In this series of blogs, you have learned increasingly more about the four styles of DISC (Dominant, Influence, Steady, and Conscientious). Now that we have the basics of PACE & PRIORITY behind us, I’d like to dive a little deeper into each styles’ Stressors and Motivators. Today’s deeper dive blog is about the “C” (Conscientious). We know that the “C” is a deliberate, moderate, more reserved PACE combined with a more task-oriented PRIORITY. I’d also like to add some other descriptors to enhance your understanding of the general “C” style: analytical, reserved, precise, private, systematic, thoughtful, and questioning. Along those lines, “C’s” are about 1) ensuring accuracy, 2) maintaining stability, and 3) challenging assumptions. Their motto: “Do it Right”.
Stress . . . . . . . . . . . . . . . . . . . . . Motivation
Let’s consider things that cause motivation in people’s lives. “C’s” enjoy situations which allow them to use their expertise or gain knowledge while paying attention to quality. They focus task performance through completion to their high standards. As such, they may relate well to the “S” who seeks consistency and process. They tend to check their own (and others) work before being satisfied.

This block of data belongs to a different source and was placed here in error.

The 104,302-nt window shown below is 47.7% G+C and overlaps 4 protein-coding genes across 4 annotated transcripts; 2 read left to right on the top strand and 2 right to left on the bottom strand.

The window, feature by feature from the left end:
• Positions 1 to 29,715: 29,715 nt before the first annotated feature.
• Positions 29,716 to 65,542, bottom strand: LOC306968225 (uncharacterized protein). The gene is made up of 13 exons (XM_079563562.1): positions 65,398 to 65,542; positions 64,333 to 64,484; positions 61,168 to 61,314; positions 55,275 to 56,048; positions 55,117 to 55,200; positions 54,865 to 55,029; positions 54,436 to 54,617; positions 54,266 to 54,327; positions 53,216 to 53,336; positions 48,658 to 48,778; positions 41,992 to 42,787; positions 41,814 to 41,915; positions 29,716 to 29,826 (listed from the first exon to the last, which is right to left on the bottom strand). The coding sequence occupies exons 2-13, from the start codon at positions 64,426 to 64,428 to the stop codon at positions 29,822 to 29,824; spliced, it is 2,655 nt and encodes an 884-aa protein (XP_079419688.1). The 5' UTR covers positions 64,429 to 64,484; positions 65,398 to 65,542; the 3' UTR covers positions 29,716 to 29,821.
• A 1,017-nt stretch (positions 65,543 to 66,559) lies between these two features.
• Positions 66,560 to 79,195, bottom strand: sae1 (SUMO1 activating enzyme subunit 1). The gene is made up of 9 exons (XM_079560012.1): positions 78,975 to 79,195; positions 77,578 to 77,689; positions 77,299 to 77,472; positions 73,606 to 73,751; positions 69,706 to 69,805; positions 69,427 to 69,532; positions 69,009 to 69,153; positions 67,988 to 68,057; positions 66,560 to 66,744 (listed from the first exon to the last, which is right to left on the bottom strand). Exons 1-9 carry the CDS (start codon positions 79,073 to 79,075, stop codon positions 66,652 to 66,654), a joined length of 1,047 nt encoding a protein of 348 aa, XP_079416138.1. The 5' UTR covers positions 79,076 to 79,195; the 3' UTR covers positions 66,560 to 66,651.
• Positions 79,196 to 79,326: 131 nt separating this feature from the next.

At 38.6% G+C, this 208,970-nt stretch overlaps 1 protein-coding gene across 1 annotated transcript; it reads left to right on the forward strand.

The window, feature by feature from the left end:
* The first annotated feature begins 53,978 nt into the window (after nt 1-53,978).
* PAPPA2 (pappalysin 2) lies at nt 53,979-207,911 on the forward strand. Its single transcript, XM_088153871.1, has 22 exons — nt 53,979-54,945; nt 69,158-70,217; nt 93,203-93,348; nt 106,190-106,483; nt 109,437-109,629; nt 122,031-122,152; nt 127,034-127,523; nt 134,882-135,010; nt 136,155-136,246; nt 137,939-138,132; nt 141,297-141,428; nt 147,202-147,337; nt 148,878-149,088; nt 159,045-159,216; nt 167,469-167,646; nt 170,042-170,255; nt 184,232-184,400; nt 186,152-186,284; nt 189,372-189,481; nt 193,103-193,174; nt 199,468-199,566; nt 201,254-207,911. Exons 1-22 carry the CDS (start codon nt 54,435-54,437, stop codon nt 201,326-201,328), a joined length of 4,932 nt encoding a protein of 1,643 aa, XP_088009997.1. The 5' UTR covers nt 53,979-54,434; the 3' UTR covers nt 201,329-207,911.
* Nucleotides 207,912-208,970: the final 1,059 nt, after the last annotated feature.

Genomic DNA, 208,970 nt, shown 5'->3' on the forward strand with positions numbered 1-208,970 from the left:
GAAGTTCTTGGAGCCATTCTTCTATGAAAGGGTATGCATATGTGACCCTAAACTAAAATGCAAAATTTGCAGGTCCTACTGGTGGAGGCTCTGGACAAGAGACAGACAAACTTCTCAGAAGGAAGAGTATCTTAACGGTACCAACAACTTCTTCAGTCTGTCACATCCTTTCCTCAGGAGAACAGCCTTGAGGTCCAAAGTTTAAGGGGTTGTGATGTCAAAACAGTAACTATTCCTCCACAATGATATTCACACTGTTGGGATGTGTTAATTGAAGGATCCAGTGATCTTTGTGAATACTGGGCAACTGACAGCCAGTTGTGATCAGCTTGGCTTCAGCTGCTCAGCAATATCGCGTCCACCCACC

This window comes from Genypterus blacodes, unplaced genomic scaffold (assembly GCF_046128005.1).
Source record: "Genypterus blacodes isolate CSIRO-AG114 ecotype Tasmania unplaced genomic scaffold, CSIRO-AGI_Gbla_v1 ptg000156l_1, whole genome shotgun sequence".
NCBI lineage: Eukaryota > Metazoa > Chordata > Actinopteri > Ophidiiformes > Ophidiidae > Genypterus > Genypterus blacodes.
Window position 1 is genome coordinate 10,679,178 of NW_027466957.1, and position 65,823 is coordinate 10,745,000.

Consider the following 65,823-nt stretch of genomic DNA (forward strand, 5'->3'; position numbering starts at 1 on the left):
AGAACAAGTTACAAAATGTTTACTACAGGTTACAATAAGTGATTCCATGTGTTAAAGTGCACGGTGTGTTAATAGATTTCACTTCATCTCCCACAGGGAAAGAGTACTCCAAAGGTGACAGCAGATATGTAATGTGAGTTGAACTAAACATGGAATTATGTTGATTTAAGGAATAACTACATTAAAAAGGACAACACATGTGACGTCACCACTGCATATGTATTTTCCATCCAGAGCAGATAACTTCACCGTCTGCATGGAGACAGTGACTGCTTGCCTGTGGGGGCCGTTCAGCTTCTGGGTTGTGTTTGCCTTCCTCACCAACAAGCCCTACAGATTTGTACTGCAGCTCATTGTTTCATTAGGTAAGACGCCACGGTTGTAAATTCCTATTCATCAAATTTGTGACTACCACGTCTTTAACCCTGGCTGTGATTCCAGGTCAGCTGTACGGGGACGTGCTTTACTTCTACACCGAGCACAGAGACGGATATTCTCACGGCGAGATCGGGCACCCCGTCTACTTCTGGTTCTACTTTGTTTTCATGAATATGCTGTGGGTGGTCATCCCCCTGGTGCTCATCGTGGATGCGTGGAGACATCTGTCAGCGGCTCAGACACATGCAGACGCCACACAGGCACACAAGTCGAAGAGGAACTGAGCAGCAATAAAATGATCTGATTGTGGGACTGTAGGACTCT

Think for a moment about the things that cause stress in peoples’ lives. Different people may find different aspects of their lives (especially work) stressful. Because the “C” tends to focus on follow-through and restraint, they may find it particularly frustrating when they are forced to deal with rapid changes or quick forward progress.
Factors generating the “C’s” stress can include:
- Feeling pressured making decisions without data
- Experiencing / Sensing a loss of their credibility
- Admitting need for help from others
When pushed or stressed, people with the “C” style may seem introverted, dive deeper into the data, and/or become withdrawn.
Factors affecting the “C’s” motivation include:
- Analyzing options rationally and separating emotions from facts
- Taking time to make an informed choice, and avoiding quick or risky decisions
- Following streamlined or productive methods of task completion
- Openly questioning ideas and pointing out flaws that others may have missed
- Adhering to compliance and propriety practices
When one needs to be more effective with people who have the “C” style, consider the following strategies:
- Tell them the “why” and the “how”
- Provide reasoning, data, and documentation
- Provide them time to verify
- Come to meetings prepared
I hope this helps provide more insight into you OR the “C’s” in your world and provides a broader understanding as to “what makes them tick”. As ALWAYS, the key to effectiveness through DISC is understanding your and others’ styles and then using that knowledge for improved interactions.
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